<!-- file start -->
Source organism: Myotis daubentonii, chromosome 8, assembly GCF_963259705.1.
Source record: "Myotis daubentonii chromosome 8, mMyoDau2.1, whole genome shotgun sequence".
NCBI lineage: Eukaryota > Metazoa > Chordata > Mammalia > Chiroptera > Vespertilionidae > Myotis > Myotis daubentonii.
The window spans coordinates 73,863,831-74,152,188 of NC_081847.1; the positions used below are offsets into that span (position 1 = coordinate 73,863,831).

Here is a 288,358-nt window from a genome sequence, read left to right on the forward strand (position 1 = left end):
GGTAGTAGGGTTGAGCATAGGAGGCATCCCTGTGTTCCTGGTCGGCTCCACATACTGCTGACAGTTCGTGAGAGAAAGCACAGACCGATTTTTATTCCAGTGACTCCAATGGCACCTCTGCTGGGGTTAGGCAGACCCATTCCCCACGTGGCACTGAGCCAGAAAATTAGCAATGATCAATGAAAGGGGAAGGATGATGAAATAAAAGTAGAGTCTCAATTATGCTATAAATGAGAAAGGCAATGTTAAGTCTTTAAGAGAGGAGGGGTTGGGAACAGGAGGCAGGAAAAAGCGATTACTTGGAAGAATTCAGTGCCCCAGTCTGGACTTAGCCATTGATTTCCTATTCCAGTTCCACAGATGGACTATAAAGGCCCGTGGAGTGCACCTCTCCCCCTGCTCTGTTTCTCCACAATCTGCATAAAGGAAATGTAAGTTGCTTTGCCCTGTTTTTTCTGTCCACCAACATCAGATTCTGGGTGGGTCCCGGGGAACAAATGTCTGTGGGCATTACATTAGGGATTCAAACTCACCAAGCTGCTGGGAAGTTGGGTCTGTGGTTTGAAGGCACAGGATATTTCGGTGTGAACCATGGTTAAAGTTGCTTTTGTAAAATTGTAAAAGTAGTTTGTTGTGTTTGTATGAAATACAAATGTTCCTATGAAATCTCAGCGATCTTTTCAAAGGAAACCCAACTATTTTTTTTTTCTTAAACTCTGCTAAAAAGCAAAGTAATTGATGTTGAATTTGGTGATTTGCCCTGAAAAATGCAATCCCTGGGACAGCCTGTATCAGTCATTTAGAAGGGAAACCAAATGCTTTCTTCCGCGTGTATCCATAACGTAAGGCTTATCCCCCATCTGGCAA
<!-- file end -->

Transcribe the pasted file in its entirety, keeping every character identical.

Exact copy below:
Source organism: Myotis daubentonii, chromosome 8, assembly GCF_963259705.1.
Source record: "Myotis daubentonii chromosome 8, mMyoDau2.1, whole genome shotgun sequence".
NCBI lineage: Eukaryota > Metazoa > Chordata > Mammalia > Chiroptera > Vespertilionidae > Myotis > Myotis daubentonii.
The window spans coordinates 73,863,831-74,152,188 of NC_081847.1; the positions used below are offsets into that span (position 1 = coordinate 73,863,831).

Here is a 288,358-nt window from a genome sequence, read left to right on the forward strand (position 1 = left end):
GGTAGTAGGGTTGAGCATAGGAGGCATCCCTGTGTTCCTGGTCGGCTCCACATACTGCTGACAGTTCGTGAGAGAAAGCACAGACCGATTTTTATTCCAGTGACTCCAATGGCACCTCTGCTGGGGTTAGGCAGACCCATTCCCCACGTGGCACTGAGCCAGAAAATTAGCAATGATCAATGAAAGGGGAAGGATGATGAAATAAAAGTAGAGTCTCAATTATGCTATAAATGAGAAAGGCAATGTTAAGTCTTTAAGAGAGGAGGGGTTGGGAACAGGAGGCAGGAAAAAGCGATTACTTGGAAGAATTCAGTGCCCCAGTCTGGACTTAGCCATTGATTTCCTATTCCAGTTCCACAGATGGACTATAAAGGCCCGTGGAGTGCACCTCTCCCCCTGCTCTGTTTCTCCACAATCTGCATAAAGGAAATGTAAGTTGCTTTGCCCTGTTTTTTCTGTCCACCAACATCAGATTCTGGGTGGGTCCCGGGGAACAAATGTCTGTGGGCATTACATTAGGGATTCAAACTCACCAAGCTGCTGGGAAGTTGGGTCTGTGGTTTGAAGGCACAGGATATTTCGGTGTGAACCATGGTTAAAGTTGCTTTTGTAAAATTGTAAAAGTAGTTTGTTGTGTTTGTATGAAATACAAATGTTCCTATGAAATCTCAGCGATCTTTTCAAAGGAAACCCAACTATTTTTTTTTTCTTAAACTCTGCTAAAAAGCAAAGTAATTGATGTTGAATTTGGTGATTTGCCCTGAAAAATGCAATCCCTGGGACAGCCTGTATCAGTCATTTAGAAGGGAAACCAAATGCTTTCTTCCGCGTGTATCCATAACGTAAGGCTTATCCCCCATCTGGCAA